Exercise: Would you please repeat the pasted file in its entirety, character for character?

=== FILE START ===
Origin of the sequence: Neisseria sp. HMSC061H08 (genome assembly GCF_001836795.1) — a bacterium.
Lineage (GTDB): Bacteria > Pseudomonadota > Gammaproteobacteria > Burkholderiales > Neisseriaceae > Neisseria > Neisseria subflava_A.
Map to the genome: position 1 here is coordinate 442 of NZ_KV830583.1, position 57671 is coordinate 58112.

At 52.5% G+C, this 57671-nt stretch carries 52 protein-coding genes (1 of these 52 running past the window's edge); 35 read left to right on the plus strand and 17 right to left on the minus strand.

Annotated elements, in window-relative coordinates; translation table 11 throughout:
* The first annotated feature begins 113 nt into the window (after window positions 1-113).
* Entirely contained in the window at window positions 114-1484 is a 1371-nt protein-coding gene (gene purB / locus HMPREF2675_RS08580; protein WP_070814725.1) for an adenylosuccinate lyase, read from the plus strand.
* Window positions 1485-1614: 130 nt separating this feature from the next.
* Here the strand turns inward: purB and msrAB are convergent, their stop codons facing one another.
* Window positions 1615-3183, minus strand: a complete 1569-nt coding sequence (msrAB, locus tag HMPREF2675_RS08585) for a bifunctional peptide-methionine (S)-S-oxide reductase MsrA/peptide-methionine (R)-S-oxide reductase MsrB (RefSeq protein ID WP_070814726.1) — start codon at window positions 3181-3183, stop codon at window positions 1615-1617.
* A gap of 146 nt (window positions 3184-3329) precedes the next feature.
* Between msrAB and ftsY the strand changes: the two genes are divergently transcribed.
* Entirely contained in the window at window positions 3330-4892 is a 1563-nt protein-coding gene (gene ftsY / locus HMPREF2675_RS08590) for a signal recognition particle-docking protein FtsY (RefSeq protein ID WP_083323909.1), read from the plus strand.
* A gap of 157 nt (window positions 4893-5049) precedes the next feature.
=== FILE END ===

Origin of the sequence: Neisseria sp. HMSC061H08 (genome assembly GCF_001836795.1) — a bacterium.
Lineage (GTDB): Bacteria > Pseudomonadota > Gammaproteobacteria > Burkholderiales > Neisseriaceae > Neisseria > Neisseria subflava_A.
Map to the genome: position 1 here is coordinate 442 of NZ_KV830583.1, position 57671 is coordinate 58112.

At 52.5% G+C, this 57671-nt stretch carries 52 protein-coding genes (1 of these 52 running past the window's edge); 35 read left to right on the plus strand and 17 right to left on the minus strand.

Annotated elements, in window-relative coordinates; translation table 11 throughout:
* The first annotated feature begins 113 nt into the window (after window positions 1-113).
* Entirely contained in the window at window positions 114-1484 is a 1371-nt protein-coding gene (gene purB / locus HMPREF2675_RS08580; protein WP_070814725.1) for an adenylosuccinate lyase, read from the plus strand.
* Window positions 1485-1614: 130 nt separating this feature from the next.
* Here the strand turns inward: purB and msrAB are convergent, their stop codons facing one another.
* Window positions 1615-3183, minus strand: a complete 1569-nt coding sequence (msrAB, locus tag HMPREF2675_RS08585) for a bifunctional peptide-methionine (S)-S-oxide reductase MsrA/peptide-methionine (R)-S-oxide reductase MsrB (RefSeq protein ID WP_070814726.1) — start codon at window positions 3181-3183, stop codon at window positions 1615-1617.
* A gap of 146 nt (window positions 3184-3329) precedes the next feature.
* Between msrAB and ftsY the strand changes: the two genes are divergently transcribed.
* Entirely contained in the window at window positions 3330-4892 is a 1563-nt protein-coding gene (gene ftsY / locus HMPREF2675_RS08590) for a signal recognition particle-docking protein FtsY (RefSeq protein ID WP_083323909.1), read from the plus strand.
* A gap of 157 nt (window positions 4893-5049) precedes the next feature.